Protect Your Network by “Thinking Like a Thief”

September 15, 2017 | Views: 3224

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Protect  your network system:

Kenya, like any other developed nation, is faced with increasing cyber security threats targeting core business functions for both the government and the private sector. Recent attacks on  Kenyan Banks, the Government tax collector, the IEBC systems, the rise of cyber bullying and the recent global attack by WannaCry ransomware, surely indicate that some awareness must be created in Kenya.

I recently attended career talk in one of the high schools in Kenya, and a student rose and asked the panel on how to become a hacker. The ministry of ICT, ICT Authority and the Communications Authority of Kenya have not done much to come up with proper mitigations measures or implementable policies to drastically reduce the trending cyber security problems. Countries that form global villages normally set aside a lot of money to invest in ICT infrastructure and systems, but little investment goes into network security or systems security and auditing purposes.

Organizations must always think like a thief to protect their systems. The best criminal investigators or “spies” are those who possess the ability to “get inside the mind” of a lawbreaker. Network or system intrusion detectives will find the same true – to prevent your network or systems from hackers or “data thieves” you must adopt a mindset emulating theirs.

Anticipate the intruder’s actions, know the systems being protected and to what degree. Most “well to do  Kenyans” not only establish a general security perimeter by building fences around their houses, and locking both doors and windows, but they also place the most valuable items in a wall or floor safe. In simple terms, such setups provide multiple layers of protection. This concept/practice is referred to as defense in depth in network security and auditing.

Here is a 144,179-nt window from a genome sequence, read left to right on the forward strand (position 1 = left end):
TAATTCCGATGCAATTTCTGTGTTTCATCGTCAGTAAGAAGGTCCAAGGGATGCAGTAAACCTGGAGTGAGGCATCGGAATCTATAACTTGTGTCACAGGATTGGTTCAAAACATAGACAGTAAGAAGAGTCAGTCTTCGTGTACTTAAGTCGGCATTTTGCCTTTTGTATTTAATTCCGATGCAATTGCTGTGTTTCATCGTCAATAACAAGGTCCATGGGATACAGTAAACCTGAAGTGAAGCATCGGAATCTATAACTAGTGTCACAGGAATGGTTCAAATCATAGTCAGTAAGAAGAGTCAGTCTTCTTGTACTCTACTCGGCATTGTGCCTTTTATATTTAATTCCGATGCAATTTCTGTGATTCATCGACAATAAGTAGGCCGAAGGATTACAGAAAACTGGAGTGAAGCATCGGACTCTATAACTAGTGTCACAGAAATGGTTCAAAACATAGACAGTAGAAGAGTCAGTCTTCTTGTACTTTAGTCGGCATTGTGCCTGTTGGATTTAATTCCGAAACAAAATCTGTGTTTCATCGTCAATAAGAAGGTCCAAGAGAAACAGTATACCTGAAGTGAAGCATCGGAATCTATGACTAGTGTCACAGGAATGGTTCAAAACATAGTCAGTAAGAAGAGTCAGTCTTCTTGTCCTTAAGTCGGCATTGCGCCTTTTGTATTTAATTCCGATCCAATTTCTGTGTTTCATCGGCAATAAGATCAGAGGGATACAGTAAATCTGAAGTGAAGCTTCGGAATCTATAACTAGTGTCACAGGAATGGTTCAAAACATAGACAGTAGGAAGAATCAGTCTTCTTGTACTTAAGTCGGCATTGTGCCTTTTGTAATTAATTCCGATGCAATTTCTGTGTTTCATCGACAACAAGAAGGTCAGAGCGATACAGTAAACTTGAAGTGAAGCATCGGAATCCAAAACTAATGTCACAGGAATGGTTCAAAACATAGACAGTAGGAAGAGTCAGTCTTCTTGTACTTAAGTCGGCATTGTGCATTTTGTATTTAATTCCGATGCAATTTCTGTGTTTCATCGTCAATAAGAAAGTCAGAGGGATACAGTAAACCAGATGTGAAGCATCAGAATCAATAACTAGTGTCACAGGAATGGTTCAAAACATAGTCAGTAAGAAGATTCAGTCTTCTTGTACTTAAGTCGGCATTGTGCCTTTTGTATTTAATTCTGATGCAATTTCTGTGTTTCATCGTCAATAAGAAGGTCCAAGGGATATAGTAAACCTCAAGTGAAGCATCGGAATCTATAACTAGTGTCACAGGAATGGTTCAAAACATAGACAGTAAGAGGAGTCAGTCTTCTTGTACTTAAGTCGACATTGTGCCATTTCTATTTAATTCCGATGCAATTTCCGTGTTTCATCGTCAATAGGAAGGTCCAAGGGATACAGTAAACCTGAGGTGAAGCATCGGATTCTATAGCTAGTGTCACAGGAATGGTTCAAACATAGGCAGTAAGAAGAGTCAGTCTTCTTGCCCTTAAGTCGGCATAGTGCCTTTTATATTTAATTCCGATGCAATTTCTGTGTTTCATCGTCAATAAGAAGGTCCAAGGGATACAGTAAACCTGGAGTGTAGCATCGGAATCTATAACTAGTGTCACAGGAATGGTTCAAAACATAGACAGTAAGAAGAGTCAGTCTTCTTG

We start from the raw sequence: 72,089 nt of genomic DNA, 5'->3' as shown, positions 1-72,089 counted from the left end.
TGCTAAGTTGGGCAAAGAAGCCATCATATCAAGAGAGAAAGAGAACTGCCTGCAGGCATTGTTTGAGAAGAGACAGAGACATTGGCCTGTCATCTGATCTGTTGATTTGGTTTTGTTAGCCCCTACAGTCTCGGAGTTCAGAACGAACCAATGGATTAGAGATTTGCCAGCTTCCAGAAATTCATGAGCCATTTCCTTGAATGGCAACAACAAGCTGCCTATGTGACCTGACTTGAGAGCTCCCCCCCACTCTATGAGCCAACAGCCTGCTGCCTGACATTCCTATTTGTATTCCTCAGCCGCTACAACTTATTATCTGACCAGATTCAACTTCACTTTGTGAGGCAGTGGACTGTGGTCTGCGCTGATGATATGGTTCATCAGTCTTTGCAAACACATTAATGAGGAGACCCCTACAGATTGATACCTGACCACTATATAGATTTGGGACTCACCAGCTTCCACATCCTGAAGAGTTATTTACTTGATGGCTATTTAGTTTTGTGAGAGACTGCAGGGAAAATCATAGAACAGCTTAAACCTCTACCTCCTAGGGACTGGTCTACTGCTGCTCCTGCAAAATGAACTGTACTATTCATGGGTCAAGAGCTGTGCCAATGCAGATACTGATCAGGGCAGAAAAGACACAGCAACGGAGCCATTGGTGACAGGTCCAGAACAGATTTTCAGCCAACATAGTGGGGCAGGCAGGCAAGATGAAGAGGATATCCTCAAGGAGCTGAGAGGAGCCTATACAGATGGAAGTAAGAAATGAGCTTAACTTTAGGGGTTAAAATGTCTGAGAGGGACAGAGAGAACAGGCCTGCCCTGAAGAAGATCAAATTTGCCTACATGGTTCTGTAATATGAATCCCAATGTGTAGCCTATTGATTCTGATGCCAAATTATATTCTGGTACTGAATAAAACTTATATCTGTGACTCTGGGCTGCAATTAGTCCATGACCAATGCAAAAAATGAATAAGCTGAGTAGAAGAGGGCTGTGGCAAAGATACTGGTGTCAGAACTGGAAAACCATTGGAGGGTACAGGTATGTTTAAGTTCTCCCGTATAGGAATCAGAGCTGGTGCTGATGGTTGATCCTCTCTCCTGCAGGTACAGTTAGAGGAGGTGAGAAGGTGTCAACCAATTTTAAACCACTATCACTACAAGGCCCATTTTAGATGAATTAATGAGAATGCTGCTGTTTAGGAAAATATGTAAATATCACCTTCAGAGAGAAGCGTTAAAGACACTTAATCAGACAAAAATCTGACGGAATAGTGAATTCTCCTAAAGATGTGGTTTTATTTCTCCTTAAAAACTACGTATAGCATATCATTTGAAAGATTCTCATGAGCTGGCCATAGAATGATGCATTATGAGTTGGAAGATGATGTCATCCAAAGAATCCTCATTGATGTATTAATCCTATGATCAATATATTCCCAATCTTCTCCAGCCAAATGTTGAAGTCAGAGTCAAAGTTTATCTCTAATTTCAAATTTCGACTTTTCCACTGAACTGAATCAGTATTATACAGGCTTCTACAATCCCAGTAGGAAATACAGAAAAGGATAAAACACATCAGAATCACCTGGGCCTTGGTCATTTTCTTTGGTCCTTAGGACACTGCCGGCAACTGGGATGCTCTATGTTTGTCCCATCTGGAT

Your organization’s network security should be based on possible threats, vulnerabilities and possible attacks towards your system, thus forms an intrusion triangle. Certain criteria must exist before a crime occurs. The intrusion triangle translates to a network security breach. Motive, means, and opportunity must exist for your system to be hacked. Intruders must have a reason to breach your network even if the reason is just for fun. Intruders must have the ability of either programming knowledge or in the case of “script kiddies” the intrusion software written by others to be able to breach or threaten your security system. Opportunity, the intruder must have the chance to enter the network either because of flaws in your security plan, holes in software’s program then open in an avenue of access or physical proximity to the network components. If the opportunity is not available they will go elsewhere.

Network administrators or security specialists are unlikely to remove intruder’s motive. Motives are built into the type of data you have. You cannot also prevent the “means” to interfere with your system’s software if they are free and the programmers are experienced. You can only deny the hackers the opportunity. Don’t make it easy for them.

For organizations, the best way to improve your security is to implement defense in depth technique, properly configure your server, preferably  ISA server to meet your requirements. Ensure you control physical access to the computers and your network. Adopt network and systems audit policies, plan on risk management and mitigation areas and address by implementing security objectives. Protects your servers, keep work stations secure, consider security threats related to wireless media, portable computers, security risks related to data in hard copies and recognize the security risks involving the use of CDs, tapes, Flash disks or all removable media storages.

It is important to know your system users at all levels, educate your users on security risks, control your users in terms of access rules to prevent unauthorized packets from being sent or received over the network. Adopt ICT_HR implementable policies.

 Bob Lamech Ogolla (Greetings from Kenya) 

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